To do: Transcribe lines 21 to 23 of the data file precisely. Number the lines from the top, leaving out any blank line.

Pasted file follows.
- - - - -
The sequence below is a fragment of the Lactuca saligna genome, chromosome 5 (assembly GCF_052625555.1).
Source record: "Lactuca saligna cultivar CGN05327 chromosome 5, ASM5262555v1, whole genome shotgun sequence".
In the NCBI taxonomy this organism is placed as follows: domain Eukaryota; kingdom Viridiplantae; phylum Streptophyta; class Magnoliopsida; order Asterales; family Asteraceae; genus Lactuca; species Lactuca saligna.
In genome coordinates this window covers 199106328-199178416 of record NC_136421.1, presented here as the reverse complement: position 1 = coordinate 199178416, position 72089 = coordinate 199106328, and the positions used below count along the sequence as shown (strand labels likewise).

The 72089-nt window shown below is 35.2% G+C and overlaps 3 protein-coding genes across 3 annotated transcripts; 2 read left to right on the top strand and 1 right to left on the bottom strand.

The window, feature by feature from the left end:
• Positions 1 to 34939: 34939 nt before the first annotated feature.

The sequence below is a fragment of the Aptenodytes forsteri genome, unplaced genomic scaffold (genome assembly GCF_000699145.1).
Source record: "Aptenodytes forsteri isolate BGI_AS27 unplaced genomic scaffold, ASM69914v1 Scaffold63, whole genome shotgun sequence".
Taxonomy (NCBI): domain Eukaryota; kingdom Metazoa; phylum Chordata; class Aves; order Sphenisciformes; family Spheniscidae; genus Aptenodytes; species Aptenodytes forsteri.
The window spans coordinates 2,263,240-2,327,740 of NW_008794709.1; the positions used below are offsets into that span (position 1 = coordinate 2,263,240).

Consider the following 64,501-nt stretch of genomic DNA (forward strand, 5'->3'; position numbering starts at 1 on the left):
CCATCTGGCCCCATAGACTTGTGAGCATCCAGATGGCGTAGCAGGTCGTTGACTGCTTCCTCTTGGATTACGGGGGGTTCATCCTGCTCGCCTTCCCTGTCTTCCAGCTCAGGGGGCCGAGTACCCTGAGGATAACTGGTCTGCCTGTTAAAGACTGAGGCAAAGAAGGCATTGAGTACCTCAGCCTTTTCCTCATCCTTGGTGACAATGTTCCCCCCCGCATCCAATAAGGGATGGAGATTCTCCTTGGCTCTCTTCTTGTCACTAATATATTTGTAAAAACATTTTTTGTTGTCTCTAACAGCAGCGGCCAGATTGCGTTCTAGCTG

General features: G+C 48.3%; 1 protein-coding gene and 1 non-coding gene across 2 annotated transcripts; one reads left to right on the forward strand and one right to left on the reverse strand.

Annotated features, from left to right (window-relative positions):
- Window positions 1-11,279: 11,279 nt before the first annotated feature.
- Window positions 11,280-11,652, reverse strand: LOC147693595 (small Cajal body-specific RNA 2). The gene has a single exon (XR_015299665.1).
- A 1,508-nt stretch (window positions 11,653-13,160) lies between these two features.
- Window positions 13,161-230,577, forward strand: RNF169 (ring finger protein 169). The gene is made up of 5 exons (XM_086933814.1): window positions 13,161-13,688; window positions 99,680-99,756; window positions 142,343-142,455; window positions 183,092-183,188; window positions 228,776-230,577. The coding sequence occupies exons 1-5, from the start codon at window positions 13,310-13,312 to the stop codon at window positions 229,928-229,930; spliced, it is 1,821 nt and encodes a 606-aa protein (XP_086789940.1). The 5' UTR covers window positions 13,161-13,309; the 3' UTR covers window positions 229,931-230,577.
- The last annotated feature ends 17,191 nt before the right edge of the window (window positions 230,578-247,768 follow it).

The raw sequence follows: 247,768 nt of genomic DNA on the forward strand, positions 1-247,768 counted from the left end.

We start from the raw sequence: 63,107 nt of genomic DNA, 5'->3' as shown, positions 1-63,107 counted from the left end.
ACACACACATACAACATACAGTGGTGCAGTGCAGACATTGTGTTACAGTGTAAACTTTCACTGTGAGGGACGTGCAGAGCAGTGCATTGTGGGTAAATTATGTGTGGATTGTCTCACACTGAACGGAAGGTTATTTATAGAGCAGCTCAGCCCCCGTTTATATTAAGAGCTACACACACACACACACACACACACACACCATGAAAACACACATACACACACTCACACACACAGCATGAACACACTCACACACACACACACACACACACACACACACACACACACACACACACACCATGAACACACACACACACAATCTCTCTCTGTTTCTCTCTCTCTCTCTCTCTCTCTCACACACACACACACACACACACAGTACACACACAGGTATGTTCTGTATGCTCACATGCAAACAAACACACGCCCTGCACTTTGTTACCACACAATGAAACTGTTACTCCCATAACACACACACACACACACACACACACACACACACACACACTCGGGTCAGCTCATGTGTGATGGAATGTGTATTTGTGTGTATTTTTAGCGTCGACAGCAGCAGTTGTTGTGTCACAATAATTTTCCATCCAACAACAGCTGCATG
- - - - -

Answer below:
The raw sequence follows: 247,768 nt of genomic DNA on the forward strand, positions 1-247,768 counted from the left end.

We start from the raw sequence: 63,107 nt of genomic DNA, 5'->3' as shown, positions 1-63,107 counted from the left end.
ACACACACATACAACATACAGTGGTGCAGTGCAGACATTGTGTTACAGTGTAAACTTTCACTGTGAGGGACGTGCAGAGCAGTGCATTGTGGGTAAATTATGTGTGGATTGTCTCACACTGAACGGAAGGTTATTTATAGAGCAGCTCAGCCCCCGTTTATATTAAGAGCTACACACACACACACACACACACACACACCATGAAAACACACATACACACACTCACACACACAGCATGAACACACTCACACACACACACACACACACACACACACACACACACACACACACACACCATGAACACACACACACACAATCTCTCTCTGTTTCTCTCTCTCTCTCTCTCTCTCTCACACACACACACACACACACACAGTACACACACAGGTATGTTCTGTATGCTCACATGCAAACAAACACACGCCCTGCACTTTGTTACCACACAATGAAACTGTTACTCCCATAACACACACACACACACACACACACACACACACACACACACTCGGGTCAGCTCATGTGTGATGGAATGTGTATTTGTGTGTATTTTTAGCGTCGACAGCAGCAGTTGTTGTGTCACAATAATTTTCCATCCAACAACAGCTGCATG